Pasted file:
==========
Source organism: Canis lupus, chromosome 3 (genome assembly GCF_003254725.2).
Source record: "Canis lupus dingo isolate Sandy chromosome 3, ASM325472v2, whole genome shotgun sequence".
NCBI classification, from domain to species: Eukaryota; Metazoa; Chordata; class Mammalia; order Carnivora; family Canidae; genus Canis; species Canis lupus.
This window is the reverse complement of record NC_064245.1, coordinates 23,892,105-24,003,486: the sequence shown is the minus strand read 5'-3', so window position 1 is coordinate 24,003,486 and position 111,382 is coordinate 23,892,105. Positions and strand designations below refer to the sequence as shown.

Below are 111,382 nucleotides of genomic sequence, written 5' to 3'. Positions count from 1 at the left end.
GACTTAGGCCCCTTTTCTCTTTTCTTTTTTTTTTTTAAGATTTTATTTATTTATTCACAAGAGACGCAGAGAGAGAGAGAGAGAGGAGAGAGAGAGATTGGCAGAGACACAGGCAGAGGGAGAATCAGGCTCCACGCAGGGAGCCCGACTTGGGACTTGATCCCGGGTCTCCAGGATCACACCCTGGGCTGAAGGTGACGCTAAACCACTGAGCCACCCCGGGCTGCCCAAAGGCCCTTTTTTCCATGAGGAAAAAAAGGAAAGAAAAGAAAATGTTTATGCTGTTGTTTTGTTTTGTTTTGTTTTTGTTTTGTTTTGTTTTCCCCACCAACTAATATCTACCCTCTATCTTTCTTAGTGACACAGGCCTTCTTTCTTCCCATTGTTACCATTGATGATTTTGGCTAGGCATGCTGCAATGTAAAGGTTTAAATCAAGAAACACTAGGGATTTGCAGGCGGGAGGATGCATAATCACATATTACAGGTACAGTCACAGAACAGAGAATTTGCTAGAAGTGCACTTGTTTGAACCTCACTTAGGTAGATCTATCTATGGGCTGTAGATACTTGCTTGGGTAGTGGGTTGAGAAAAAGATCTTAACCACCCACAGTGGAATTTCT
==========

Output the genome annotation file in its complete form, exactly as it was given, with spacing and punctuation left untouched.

Source organism: Canis lupus, chromosome 3 (genome assembly GCF_003254725.2).
Source record: "Canis lupus dingo isolate Sandy chromosome 3, ASM325472v2, whole genome shotgun sequence".
NCBI classification, from domain to species: Eukaryota; Metazoa; Chordata; class Mammalia; order Carnivora; family Canidae; genus Canis; species Canis lupus.
This window is the reverse complement of record NC_064245.1, coordinates 23,892,105-24,003,486: the sequence shown is the minus strand read 5'-3', so window position 1 is coordinate 24,003,486 and position 111,382 is coordinate 23,892,105. Positions and strand designations below refer to the sequence as shown.

Below are 111,382 nucleotides of genomic sequence, written 5' to 3'. Positions count from 1 at the left end.
GACTTAGGCCCCTTTTCTCTTTTCTTTTTTTTTTTTAAGATTTTATTTATTTATTCACAAGAGACGCAGAGAGAGAGAGAGAGAGGAGAGAGAGAGATTGGCAGAGACACAGGCAGAGGGAGAATCAGGCTCCACGCAGGGAGCCCGACTTGGGACTTGATCCCGGGTCTCCAGGATCACACCCTGGGCTGAAGGTGACGCTAAACCACTGAGCCACCCCGGGCTGCCCAAAGGCCCTTTTTTCCATGAGGAAAAAAAGGAAAGAAAAGAAAATGTTTATGCTGTTGTTTTGTTTTGTTTTGTTTTTGTTTTGTTTTGTTTTCCCCACCAACTAATATCTACCCTCTATCTTTCTTAGTGACACAGGCCTTCTTTCTTCCCATTGTTACCATTGATGATTTTGGCTAGGCATGCTGCAATGTAAAGGTTTAAATCAAGAAACACTAGGGATTTGCAGGCGGGAGGATGCATAATCACATATTACAGGTACAGTCACAGAACAGAGAATTTGCTAGAAGTGCACTTGTTTGAACCTCACTTAGGTAGATCTATCTATGGGCTGTAGATACTTGCTTGGGTAGTGGGTTGAGAAAAAGATCTTAACCACCCACAGTGGAATTTCT